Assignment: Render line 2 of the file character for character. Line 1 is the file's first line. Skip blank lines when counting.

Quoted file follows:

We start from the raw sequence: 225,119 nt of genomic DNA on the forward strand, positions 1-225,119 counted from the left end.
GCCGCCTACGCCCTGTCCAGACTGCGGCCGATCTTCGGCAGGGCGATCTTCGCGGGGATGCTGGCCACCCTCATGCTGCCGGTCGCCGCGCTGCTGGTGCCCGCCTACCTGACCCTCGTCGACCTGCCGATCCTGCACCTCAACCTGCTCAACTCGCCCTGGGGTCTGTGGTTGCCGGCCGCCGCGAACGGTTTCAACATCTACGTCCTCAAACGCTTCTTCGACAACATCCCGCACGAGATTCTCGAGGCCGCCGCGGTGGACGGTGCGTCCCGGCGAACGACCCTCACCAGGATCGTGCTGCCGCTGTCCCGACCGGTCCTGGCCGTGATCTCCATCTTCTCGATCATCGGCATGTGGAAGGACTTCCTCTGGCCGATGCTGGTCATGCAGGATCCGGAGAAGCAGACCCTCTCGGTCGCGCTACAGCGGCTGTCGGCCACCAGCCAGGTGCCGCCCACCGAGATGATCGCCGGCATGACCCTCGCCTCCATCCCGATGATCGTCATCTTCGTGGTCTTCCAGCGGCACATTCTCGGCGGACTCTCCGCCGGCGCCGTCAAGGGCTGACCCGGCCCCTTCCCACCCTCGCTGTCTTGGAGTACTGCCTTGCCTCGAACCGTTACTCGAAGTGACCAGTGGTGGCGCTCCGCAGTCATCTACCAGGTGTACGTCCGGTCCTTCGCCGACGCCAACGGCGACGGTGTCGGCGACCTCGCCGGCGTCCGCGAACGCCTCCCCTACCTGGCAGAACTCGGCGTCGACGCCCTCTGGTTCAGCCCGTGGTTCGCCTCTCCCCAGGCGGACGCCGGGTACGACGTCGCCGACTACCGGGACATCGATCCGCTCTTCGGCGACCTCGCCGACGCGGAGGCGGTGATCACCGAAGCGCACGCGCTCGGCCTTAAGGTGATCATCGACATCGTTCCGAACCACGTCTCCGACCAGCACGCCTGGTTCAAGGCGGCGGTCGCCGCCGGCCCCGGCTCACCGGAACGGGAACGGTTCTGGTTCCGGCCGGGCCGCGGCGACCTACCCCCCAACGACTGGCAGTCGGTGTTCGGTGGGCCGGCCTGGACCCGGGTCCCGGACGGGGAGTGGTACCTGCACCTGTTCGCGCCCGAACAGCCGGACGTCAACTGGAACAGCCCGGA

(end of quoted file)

GCCGCCTACGCCCTGTCCAGACTGCGGCCGATCTTCGGCAGGGCGATCTTCGCGGGGATGCTGGCCACCCTCATGCTGCCGGTCGCCGCGCTGCTGGTGCCCGCCTACCTGACCCTCGTCGACCTGCCGATCCTGCACCTCAACCTGCTCAACTCGCCCTGGGGTCTGTGGTTGCCGGCCGCCGCGAACGGTTTCAACATCTACGTCCTCAAACGCTTCTTCGACAACATCCCGCACGAGATTCTCGAGGCCGCCGCGGTGGACGGTGCGTCCCGGCGAACGACCCTCACCAGGATCGTGCTGCCGCTGTCCCGACCGGTCCTGGCCGTGATCTCCATCTTCTCGATCATCGGCATGTGGAAGGACTTCCTCTGGCCGATGCTGGTCATGCAGGATCCGGAGAAGCAGACCCTCTCGGTCGCGCTACAGCGGCTGTCGGCCACCAGCCAGGTGCCGCCCACCGAGATGATCGCCGGCATGACCCTCGCCTCCATCCCGATGATCGTCATCTTCGTGGTCTTCCAGCGGCACATTCTCGGCGGACTCTCCGCCGGCGCCGTCAAGGGCTGACCCGGCCCCTTCCCACCCTCGCTGTCTTGGAGTACTGCCTTGCCTCGAACCGTTACTCGAAGTGACCAGTGGTGGCGCTCCGCAGTCATCTACCAGGTGTACGTCCGGTCCTTCGCCGACGCCAACGGCGACGGTGTCGGCGACCTCGCCGGCGTCCGCGAACGCCTCCCCTACCTGGCAGAACTCGGCGTCGACGCCCTCTGGTTCAGCCCGTGGTTCGCCTCTCCCCAGGCGGACGCCGGGTACGACGTCGCCGACTACCGGGACATCGATCCGCTCTTCGGCGACCTCGCCGACGCGGAGGCGGTGATCACCGAAGCGCACGCGCTCGGCCTTAAGGTGATCATCGACATCGTTCCGAACCACGTCTCCGACCAGCACGCCTGGTTCAAGGCGGCGGTCGCCGCCGGCCCCGGCTCACCGGAACGGGAACGGTTCTGGTTCCGGCCGGGCCGCGGCGACCTACCCCCCAACGACTGGCAGTCGGTGTTCGGTGGGCCGGCCTGGACCCGGGTCCCGGACGGGGAGTGGTACCTGCACCTGTTCGCGCCCGAACAGCCGGACGTCAACTGGAACAGCCCGGA